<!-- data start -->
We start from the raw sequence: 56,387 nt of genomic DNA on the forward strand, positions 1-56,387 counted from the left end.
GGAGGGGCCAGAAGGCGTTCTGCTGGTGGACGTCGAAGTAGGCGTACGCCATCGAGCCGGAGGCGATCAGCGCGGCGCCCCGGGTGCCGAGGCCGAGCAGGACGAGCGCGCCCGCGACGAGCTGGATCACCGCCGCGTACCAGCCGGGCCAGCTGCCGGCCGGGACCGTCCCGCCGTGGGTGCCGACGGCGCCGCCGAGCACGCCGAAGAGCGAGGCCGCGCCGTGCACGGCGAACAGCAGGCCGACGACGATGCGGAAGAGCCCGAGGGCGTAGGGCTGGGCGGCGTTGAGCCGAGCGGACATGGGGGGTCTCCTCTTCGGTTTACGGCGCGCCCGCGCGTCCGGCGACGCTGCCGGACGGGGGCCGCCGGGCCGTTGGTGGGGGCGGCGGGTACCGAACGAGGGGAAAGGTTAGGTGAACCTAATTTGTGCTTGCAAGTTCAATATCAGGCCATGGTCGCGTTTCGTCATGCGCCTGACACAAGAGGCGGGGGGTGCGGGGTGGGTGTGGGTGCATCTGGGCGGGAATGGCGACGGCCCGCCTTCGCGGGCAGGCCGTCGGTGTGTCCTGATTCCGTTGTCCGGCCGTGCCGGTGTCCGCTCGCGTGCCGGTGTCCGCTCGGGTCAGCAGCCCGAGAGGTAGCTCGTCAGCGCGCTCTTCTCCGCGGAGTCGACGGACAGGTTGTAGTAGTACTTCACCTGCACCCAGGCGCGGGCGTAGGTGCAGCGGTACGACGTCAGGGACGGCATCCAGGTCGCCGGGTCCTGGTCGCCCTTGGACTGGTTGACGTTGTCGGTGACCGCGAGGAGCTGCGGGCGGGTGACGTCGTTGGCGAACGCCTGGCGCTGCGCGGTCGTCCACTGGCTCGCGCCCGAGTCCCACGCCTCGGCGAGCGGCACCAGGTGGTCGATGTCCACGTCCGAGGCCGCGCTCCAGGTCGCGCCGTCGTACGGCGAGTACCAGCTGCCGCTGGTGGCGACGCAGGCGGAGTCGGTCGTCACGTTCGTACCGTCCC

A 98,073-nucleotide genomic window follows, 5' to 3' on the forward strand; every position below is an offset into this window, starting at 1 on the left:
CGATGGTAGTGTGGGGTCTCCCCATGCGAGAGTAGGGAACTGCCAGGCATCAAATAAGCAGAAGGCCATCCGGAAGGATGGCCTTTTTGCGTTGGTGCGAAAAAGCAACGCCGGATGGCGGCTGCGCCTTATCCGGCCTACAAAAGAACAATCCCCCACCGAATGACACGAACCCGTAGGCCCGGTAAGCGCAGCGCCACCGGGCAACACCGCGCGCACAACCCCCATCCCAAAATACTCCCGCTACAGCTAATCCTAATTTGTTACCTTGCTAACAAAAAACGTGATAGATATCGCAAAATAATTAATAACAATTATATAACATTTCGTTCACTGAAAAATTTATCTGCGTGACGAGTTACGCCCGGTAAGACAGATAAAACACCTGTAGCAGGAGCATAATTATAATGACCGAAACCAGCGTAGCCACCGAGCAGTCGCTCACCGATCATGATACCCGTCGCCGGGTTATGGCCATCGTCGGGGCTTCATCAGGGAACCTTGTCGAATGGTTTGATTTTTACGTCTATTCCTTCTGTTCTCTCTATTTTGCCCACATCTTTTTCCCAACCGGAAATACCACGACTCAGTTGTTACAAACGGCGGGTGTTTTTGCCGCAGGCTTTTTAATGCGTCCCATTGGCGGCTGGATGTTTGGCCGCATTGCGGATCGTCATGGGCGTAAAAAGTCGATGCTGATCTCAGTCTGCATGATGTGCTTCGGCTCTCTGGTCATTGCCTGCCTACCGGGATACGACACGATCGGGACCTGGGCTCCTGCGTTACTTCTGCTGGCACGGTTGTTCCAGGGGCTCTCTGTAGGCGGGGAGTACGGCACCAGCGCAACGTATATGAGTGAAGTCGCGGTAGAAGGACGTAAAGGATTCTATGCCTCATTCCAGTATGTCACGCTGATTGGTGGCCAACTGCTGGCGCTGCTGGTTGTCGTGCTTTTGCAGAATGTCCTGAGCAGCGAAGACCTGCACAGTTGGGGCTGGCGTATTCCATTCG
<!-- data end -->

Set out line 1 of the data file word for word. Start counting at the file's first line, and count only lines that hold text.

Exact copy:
We start from the raw sequence: 56,387 nt of genomic DNA on the forward strand, positions 1-56,387 counted from the left end.